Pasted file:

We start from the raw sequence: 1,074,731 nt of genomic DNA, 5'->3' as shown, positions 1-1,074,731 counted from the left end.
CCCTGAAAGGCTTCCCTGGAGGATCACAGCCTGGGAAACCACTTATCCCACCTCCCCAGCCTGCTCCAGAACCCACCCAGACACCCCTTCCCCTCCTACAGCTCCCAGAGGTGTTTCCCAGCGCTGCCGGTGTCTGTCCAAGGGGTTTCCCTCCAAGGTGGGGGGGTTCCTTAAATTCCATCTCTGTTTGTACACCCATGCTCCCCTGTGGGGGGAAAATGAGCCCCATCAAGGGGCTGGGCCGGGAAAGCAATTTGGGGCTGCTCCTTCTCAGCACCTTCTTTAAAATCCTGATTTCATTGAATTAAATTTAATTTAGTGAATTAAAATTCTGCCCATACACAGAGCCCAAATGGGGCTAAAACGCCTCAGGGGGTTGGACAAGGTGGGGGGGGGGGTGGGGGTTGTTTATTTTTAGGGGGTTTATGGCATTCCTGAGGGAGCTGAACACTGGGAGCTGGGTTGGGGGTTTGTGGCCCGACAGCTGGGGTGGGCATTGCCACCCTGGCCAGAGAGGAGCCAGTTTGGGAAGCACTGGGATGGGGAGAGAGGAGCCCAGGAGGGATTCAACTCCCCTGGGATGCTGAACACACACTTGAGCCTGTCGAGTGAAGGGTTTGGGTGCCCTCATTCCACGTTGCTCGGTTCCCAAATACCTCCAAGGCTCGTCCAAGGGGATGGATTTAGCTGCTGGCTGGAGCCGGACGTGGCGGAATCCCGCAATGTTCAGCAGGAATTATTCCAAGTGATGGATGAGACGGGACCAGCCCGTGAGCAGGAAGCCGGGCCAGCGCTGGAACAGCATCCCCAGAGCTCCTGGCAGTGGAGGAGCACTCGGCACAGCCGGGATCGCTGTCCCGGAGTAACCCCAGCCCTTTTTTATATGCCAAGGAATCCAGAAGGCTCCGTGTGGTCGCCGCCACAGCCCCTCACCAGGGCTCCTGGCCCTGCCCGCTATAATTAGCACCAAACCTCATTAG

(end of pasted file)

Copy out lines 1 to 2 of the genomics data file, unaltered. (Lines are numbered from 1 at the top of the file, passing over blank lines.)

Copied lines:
We start from the raw sequence: 1,074,731 nt of genomic DNA, 5'->3' as shown, positions 1-1,074,731 counted from the left end.
CCCTGAAAGGCTTCCCTGGAGGATCACAGCCTGGGAAACCACTTATCCCACCTCCCCAGCCTGCTCCAGAACCCACCCAGACACCCCTTCCCCTCCTACAGCTCCCAGAGGTGTTTCCCAGCGCTGCCGGTGTCTGTCCAAGGGGTTTCCCTCCAAGGTGGGGGGGTTCCTTAAATTCCATCTCTGTTTGTACACCCATGCTCCCCTGTGGGGGGAAAATGAGCCCCATCAAGGGGCTGGGCCGGGAAAGCAATTTGGGGCTGCTCCTTCTCAGCACCTTCTTTAAAATCCTGATTTCATTGAATTAAATTTAATTTAGTGAATTAAAATTCTGCCCATACACAGAGCCCAAATGGGGCTAAAACGCCTCAGGGGGTTGGACAAGGTGGGGGGGGGGGTGGGGGTTGTTTATTTTTAGGGGGTTTATGGCATTCCTGAGGGAGCTGAACACTGGGAGCTGGGTTGGGGGTTTGTGGCCCGACAGCTGGGGTGGGCATTGCCACCCTGGCCAGAGAGGAGCCAGTTTGGGAAGCACTGGGATGGGGAGAGAGGAGCCCAGGAGGGATTCAACTCCCCTGGGATGCTGAACACACACTTGAGCCTGTCGAGTGAAGGGTTTGGGTGCCCTCATTCCACGTTGCTCGGTTCCCAAATACCTCCAAGGCTCGTCCAAGGGGATGGATTTAGCTGCTGGCTGGAGCCGGACGTGGCGGAATCCCGCAATGTTCAGCAGGAATTATTCCAAGTGATGGATGAGACGGGACCAGCCCGTGAGCAGGAAGCCGGGCCAGCGCTGGAACAGCATCCCCAGAGCTCCTGGCAGTGGAGGAGCACTCGGCACAGCCGGGATCGCTGTCCCGGAGTAACCCCAGCCCTTTTTTATATGCCAAGGAATCCAGAAGGCTCCGTGTGGTCGCCGCCACAGCCCCTCACCAGGGCTCCTGGCCCTGCCCGCTATAATTAGCACCAAACCTCATTAG